What will the Internet look like without net neutrality rules? This protest planned for December 12 wants to show you so you’ll contact Congress and the FCC.
Under the current rules, Internet service providers (ISP) cannot charge extra for, slow down, or block specific websites and content.
But if Donald Trump’s FCC has its way, these rules will no longer exist and neither will the free and open Internet as we know it. In short, your Internet service provider will be able to decide what websites you are allowed to see and use.
The Federal Communications Commission announced the decision to roll back net neutrality rules in November.
According to the Washington Post:
“Under the agency’s proposal, providers of high-speed Internet services, such as Comcast, Verizon and AT&T, would be able to block websites they do not like and charge Web companies for speedier delivery of their content.
The FCC’s effort would roll back its net neutrality regulation which was passed by the agency’s Democrats in 2015 and attempted to make sure all Web content, whether from big or small companies, would be treated equally by Internet providers.”
The FCC is expected to make their decision on December 14, which is why advocates of net neutrality are preparing to hold a massive online protest two days before it, on December 12.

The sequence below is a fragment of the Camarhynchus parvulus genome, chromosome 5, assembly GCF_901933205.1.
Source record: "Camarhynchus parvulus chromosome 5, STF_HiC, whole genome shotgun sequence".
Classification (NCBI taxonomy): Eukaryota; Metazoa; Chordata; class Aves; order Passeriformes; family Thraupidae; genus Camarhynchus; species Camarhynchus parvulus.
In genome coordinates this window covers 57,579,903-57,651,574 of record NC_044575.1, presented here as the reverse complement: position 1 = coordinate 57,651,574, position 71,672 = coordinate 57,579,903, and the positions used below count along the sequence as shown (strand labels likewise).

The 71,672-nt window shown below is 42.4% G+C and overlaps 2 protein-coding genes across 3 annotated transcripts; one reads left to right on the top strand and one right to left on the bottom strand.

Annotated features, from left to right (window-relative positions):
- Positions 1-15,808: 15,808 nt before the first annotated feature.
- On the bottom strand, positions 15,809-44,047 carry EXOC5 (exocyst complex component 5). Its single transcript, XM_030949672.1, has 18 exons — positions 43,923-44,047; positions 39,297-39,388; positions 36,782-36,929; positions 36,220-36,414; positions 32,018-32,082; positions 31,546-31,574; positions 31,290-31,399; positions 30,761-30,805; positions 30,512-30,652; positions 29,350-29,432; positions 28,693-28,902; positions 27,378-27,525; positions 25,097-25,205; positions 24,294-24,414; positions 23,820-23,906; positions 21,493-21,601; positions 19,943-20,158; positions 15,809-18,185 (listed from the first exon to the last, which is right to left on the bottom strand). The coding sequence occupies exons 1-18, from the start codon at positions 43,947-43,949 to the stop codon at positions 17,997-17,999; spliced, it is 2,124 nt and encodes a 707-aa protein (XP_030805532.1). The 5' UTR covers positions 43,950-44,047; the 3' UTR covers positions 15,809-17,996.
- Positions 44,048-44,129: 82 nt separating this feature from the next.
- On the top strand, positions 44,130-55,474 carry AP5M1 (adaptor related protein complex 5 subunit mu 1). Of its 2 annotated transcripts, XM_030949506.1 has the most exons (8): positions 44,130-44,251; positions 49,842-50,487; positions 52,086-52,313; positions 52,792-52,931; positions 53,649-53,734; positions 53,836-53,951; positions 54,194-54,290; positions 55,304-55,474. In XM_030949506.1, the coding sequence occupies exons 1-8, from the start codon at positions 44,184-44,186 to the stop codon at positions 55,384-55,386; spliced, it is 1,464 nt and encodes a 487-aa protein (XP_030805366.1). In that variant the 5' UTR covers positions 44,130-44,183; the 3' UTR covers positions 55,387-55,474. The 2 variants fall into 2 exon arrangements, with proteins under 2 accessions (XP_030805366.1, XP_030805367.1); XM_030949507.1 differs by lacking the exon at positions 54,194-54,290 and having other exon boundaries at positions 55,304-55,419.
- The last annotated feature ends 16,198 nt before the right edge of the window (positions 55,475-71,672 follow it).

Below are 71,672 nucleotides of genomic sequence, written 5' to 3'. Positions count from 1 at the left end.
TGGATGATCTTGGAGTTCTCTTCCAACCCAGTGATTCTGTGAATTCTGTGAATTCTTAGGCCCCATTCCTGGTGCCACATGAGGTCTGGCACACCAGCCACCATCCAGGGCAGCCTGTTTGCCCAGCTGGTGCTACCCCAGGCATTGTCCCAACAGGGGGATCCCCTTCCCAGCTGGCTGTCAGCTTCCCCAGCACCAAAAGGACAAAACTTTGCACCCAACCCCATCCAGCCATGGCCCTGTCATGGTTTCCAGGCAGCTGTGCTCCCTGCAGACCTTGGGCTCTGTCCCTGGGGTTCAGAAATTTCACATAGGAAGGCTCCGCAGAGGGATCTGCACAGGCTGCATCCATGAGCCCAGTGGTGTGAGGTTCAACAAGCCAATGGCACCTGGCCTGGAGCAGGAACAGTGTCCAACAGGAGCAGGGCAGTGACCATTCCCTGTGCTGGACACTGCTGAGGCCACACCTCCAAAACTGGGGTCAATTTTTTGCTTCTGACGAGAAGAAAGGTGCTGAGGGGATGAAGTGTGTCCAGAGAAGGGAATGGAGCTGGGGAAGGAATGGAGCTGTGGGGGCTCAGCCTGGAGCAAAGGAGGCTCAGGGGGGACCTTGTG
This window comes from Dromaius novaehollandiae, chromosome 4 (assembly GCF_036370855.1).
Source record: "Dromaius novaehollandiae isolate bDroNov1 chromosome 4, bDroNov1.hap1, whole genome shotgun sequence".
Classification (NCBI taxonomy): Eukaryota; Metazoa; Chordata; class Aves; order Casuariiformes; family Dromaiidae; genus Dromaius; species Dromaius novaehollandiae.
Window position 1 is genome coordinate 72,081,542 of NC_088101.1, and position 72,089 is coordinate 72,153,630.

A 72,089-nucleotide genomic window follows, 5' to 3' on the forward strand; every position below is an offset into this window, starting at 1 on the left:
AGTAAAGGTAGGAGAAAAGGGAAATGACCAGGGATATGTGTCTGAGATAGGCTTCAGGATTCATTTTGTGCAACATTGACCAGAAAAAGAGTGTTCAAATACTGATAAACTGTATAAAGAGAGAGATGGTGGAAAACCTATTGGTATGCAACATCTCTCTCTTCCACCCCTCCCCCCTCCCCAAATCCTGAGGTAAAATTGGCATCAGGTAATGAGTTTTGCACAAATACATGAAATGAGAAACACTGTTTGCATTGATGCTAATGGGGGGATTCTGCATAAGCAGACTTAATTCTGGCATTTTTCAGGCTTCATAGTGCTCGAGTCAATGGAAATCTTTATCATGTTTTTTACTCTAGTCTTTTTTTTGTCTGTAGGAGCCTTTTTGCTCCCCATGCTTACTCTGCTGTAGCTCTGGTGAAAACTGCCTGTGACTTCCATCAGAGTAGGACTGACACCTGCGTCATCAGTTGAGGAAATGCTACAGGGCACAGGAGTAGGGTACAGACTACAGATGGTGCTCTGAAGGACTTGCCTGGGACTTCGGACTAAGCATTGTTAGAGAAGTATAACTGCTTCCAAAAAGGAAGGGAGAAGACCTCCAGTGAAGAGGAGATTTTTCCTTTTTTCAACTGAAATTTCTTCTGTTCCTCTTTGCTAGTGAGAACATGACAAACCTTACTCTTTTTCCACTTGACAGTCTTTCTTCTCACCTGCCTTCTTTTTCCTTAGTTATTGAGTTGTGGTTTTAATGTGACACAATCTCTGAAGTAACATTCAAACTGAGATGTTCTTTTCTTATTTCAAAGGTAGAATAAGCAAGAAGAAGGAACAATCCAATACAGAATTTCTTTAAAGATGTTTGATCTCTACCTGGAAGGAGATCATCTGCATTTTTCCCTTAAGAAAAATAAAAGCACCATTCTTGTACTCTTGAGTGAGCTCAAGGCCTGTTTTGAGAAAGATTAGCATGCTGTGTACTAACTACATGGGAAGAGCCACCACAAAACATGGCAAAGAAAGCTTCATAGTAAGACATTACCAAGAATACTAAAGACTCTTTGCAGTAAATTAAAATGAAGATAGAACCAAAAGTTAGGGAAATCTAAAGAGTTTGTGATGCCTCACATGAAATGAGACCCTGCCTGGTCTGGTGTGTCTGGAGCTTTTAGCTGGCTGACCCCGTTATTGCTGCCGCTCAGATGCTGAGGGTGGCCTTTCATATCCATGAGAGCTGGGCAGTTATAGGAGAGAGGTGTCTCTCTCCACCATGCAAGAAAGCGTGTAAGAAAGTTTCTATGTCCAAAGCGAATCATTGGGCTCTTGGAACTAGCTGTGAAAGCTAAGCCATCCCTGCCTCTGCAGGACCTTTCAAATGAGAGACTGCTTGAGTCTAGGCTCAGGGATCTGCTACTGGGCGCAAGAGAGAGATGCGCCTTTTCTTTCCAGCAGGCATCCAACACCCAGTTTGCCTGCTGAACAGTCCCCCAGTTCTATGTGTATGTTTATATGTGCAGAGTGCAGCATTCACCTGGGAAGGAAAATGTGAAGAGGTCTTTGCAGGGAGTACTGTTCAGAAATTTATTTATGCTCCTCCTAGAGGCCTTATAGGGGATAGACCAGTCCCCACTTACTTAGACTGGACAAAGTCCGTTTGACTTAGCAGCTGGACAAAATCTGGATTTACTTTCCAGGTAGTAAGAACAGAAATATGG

The “Break The Internet” protest urges people to fight for the open web by showing others what the Internet would look like without net neutrality. Protest organizers warn:
“We have just days. The FCC is about to vote to end net neutrality—breaking the fundamental principle of the open Internet—and only an avalanche of calls to Congress can stop it. So this Tuesday, December 12th, ‘Break the Internet’ on your site, on Twitter, Tumblr, Youtube or in whatever wild creative way you can to get your audience to contact Congress. That’s how we win. Are you in?”
They even provide protesters with images they can use on their own websites to demonstrate how ending net neutrality will change the Internet as we know it.
They even made a video
In addition to calling Congress, you can also contact the FCC.
Just remember, the Internet is how we do business, socialize, and learn. It has made our world smaller and made knowledge more accessible. Allowing Internet service providers to limit what we can do online is nothing more than an attack on freedom and a greedy attempt to squeeze more money out of consumers.
This effort to kill net neutrality needs to be stopped.
Featured Image Via Vimeo Video.